I did a quick read over the paper you linked. Based on the ideas given in that paper, here's a simple data structure that obtains an $O(\frac{\log n}{\log\log n})$ time bound on each operation.

You mentioned in your question that you can use balanced, augmented trees to speed this up. In particular, if you have a binary tree and augment each node with the parity of its left subtree, then you can do updates and lookups in time $O(\log n)$ each. That's fast, but not fast enough.

Now, consider the following generalization of your idea. Suppose that instead of using a binary tree, we use a multiway tree with branching factor $k$. We augment each key in each node with the parity of the all the subtrees preceding it (this generalizes the idea of storing the parity of the left subtree). Now, let's think about how we'd do a lookup or update in this tree. To do a lookup, we use a slightly modified version of the binary tree lookup algorithm from before: walk from the top of the tree down to the bottom, at each step accumulating the parity of the subtree purely to the left of each node. The height of the tree in this case will be $O(\log_k n)$ and we do $O(1)$ work per node, so the cost of doing a lookup will be $O(\log_k n)$.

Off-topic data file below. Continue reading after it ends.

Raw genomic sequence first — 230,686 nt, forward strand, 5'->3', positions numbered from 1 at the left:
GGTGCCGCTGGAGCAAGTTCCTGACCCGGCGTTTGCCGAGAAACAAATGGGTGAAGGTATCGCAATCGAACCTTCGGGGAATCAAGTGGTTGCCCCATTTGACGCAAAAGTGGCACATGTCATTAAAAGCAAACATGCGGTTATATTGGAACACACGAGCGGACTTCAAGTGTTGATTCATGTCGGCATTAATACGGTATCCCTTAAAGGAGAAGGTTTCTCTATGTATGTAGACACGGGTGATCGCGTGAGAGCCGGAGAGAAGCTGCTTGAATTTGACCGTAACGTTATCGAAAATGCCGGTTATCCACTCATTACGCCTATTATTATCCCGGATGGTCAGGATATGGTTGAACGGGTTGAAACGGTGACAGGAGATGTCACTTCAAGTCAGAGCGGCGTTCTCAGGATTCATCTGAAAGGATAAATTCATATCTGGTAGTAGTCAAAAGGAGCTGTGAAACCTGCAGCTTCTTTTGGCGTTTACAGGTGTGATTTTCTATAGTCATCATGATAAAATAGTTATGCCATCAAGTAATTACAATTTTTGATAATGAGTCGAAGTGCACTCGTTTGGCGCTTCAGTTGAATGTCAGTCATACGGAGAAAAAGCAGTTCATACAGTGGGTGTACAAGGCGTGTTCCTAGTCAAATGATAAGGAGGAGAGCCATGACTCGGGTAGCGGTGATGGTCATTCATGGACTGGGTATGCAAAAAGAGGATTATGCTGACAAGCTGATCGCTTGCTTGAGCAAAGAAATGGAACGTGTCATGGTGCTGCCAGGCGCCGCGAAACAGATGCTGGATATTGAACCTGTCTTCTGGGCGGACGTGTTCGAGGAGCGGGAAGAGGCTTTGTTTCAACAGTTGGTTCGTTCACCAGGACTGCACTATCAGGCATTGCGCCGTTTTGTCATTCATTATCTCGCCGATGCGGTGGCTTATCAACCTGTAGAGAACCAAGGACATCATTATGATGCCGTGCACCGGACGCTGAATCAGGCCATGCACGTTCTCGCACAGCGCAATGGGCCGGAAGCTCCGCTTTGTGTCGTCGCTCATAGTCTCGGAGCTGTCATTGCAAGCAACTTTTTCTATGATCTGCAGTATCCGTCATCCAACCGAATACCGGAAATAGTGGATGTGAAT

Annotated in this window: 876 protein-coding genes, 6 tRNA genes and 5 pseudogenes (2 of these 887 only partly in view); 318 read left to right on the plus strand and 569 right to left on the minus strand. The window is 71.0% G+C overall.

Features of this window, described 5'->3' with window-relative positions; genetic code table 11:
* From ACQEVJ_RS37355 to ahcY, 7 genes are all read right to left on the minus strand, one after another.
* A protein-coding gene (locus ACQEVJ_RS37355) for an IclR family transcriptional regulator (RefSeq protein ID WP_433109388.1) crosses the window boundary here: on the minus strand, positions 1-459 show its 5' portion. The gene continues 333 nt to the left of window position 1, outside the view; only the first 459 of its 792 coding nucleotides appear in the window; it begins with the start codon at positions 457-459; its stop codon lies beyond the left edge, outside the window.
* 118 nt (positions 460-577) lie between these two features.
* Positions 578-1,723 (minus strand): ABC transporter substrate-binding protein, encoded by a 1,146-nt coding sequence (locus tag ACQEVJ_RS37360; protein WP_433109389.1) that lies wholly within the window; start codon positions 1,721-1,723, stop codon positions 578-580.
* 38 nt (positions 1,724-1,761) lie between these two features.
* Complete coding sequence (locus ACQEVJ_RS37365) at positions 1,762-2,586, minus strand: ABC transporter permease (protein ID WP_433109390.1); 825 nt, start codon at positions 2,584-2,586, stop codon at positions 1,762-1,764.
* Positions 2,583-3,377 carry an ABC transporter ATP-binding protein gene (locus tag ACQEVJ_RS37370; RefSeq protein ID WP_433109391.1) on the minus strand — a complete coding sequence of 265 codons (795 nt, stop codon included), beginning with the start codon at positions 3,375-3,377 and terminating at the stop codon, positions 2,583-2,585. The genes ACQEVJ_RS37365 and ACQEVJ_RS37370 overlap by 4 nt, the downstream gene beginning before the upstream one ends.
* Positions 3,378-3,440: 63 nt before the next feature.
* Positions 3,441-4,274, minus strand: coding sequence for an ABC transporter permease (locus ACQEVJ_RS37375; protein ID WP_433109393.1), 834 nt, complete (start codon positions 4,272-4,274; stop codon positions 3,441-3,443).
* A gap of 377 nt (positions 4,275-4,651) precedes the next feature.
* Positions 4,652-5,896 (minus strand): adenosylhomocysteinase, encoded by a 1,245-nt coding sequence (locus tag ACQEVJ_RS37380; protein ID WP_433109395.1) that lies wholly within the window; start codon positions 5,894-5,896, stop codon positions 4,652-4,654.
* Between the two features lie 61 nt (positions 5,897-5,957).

However, with this setup, the cost of doing an update increases. In particular, if we change the parity of an element, we need to walk up from the bottom of the tree to the top, changing the stored parity of every key in every node on the path upward. There are $k$ keys per node and $O(\log_k n)$ nodes on the path upward from the leaves, so the cost of performing an operation like this will be $O(k \log_k n) = O(\frac{k}{\log k} \log n)$, which is too slow. If we could somehow eliminate this extra $k$ term, then we'd be in business.